“...timely, informative and well-written book...a 'must read' book for those seeking to understand...” L.O. Imade, Choice
“...an evenhanded...investigation of martyrdom.” Stephen J. Lyons, USA Today
“From the author of Between Jihad and Salaam (1997) comes this insightful, balanced discussion of a hot-button subject.” David Pitt, Booklist
“Martyrs is must reading for all seeking to understand the causes of the anti-Americanism, violence and terror that has engulfed the Middle East. Davis breaks new ground in her engaging, informed, frank and provocative analysis of the people behind jihad, martyrdom and suicide bombing, shedding light on their impact in the Middle East and America.
” John L. Esposito, Georgetown University, author of Unholy War: Terror in the Name of Islam
“Davis has done her homework in providing an enlightening and well-documented analysis of acts of vengeance in the recent Middle East. Her reporting is balanced, candid and true to the facts. An important text in helping the layperson understand the ramifications of U.S. foreign policy decisions in the Middle East over the last several decades.” Yvonne Yazbeck Haddad, Georgetown University
“Do suicide bombers perceive themselves as making a choice? That is the central question in this horrible phenomenon. With attention to detail from victims like young Mohammed al-Dirra to the "choice" by young women like Loula Abboud, Davis chronicles the trajectory from history to despair to hope, and in each case, asks why this happened.. and how to get out.” Jacki Lyden, host and correspondent, All Things Considered, NPR News
The questions veteran journalist Davis tackles in her investigation of suicide attacks are the same gripping and unsettling ones most Americans asked in the days after September 11. "Why would anyone so viciously attack the United States?" she asks. "What would make anyone kill himself and...other people in a brutal fashion? And does Islam really condone that type of holy war and martyrdom?" Martyrdom has been deemed the ultimate Islamic sacrifice since the savage murder of Prophet Mohammad's grandson, Hussein, at Karbala (in modern-day Iran) in the late seventh century-but why is it now more alive than ever? From Iran to Lebanon to the hotbed of the Israeli-Palestinian conflict in Gaza, Davis (Between Jihad and Salaam: Profiles in Islam) tracks the deep-seated feelings of anger, injustice and despondency fueling this brand of glorified violence, where the body becomes the weapon and the soul is guaranteed a place with "God in Heaven." Her lengthy interviews-with everyone from the family of a female fanatic, to mothers of children martyred both in the crossfire and as suicide bombers, to the masterminds behind these missions-offer great insight into the proud, desperate hearts of the Palestinian people. But her subjects' rhetoric of hatred can be unrelenting, and her failure to frame it or their reading of history in dispassionate perspective lends a certain flabbiness to an otherwise lean and gutsy work. Davis's reporting is impressive in its access and depth, but it can be patchy on analysis. Still, this is a good introduction to an issue of great import, and a reminder that "terrorism, especially that propelled by martyrdom, cannot be stopped without eliminating the motivation for such violence." (May) Copyright 2003 Reed Business Information.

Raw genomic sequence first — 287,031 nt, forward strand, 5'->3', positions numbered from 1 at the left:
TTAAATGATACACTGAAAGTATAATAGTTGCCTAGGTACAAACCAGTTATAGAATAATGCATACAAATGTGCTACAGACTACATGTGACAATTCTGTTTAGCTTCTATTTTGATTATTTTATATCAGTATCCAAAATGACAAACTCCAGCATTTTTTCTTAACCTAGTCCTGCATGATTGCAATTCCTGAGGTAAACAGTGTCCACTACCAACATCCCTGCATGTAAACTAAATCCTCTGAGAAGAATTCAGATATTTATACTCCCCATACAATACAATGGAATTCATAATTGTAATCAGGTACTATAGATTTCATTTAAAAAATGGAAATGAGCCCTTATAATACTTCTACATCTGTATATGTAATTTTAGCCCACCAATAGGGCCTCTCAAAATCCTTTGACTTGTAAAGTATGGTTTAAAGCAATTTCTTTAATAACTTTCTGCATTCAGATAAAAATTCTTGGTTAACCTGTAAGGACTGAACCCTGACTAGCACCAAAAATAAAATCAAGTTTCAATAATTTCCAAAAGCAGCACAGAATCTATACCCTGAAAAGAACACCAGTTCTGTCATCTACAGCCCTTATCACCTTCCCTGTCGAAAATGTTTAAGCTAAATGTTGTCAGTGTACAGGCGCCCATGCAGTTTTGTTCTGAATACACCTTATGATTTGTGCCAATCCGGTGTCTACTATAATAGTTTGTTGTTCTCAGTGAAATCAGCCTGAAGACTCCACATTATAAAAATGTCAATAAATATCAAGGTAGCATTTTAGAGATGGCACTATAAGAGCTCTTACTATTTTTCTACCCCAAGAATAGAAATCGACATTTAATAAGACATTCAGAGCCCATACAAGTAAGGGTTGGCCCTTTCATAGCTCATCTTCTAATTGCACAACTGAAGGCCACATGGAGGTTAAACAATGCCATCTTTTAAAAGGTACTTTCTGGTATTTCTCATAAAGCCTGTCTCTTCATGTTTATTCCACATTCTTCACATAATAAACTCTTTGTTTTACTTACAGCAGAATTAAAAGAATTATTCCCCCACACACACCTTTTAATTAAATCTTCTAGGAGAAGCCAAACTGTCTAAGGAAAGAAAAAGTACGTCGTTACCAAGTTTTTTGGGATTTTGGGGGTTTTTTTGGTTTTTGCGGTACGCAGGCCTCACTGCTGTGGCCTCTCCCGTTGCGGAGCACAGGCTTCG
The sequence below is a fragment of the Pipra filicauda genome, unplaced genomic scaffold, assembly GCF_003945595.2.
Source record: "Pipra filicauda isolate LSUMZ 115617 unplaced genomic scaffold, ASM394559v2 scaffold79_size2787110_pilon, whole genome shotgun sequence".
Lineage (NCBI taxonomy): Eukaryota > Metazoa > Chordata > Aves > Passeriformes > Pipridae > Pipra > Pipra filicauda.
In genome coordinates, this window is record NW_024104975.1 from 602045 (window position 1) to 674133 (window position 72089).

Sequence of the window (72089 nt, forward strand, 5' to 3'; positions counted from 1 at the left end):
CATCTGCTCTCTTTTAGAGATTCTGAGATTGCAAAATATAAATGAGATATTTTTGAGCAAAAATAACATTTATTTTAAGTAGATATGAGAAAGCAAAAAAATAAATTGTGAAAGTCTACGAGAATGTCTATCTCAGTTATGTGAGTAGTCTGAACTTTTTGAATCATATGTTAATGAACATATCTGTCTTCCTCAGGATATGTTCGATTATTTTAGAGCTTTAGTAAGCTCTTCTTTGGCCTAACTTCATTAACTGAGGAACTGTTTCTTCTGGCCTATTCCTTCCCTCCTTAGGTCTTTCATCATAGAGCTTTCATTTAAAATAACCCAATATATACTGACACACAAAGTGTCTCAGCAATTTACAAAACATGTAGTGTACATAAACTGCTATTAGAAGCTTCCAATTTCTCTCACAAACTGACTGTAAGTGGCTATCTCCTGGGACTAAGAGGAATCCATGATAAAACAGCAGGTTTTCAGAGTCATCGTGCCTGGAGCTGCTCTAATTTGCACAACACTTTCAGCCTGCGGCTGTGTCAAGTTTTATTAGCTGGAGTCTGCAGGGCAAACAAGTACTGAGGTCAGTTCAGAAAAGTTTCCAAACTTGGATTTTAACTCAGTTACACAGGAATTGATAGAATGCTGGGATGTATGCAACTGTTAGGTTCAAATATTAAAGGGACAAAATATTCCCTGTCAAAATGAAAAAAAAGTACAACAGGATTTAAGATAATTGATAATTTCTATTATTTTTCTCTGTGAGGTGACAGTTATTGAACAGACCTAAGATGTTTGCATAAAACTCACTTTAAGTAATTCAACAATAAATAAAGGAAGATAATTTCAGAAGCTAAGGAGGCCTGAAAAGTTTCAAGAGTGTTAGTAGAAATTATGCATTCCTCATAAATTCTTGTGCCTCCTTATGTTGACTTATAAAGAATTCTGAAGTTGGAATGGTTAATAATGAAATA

Through interviews with those directly affected by terrorism relatives of both suicide bombers and their innocent victims Davis has managed to boil this subject down to its frightening and heartbreaking human dimension. She includes stories of Iranian child soldiers in the brutal Iran-Iraq War and the September 11 hijackers, but most of her coverage is devoted to Palestinian suicide bombers, including two chilling profiles of those who train volunteers for suicide missions. In telling these individual stories, Davis weaves in descriptions of the organizations involved, the diverse views of Muslim scholars on suicide bombings, and the opinions of those deemed to be "terrorism experts." A chapter titled "Can They Be Stopped?" examines various approaches to fighting terrorism. Davis insists that "they" hate "us" because of the specifics of U.S. policy, but notes that "they" are a small minority of Muslims. The implicit conclusion is that both policy changes and a better dialogue with moderate Muslims are needed.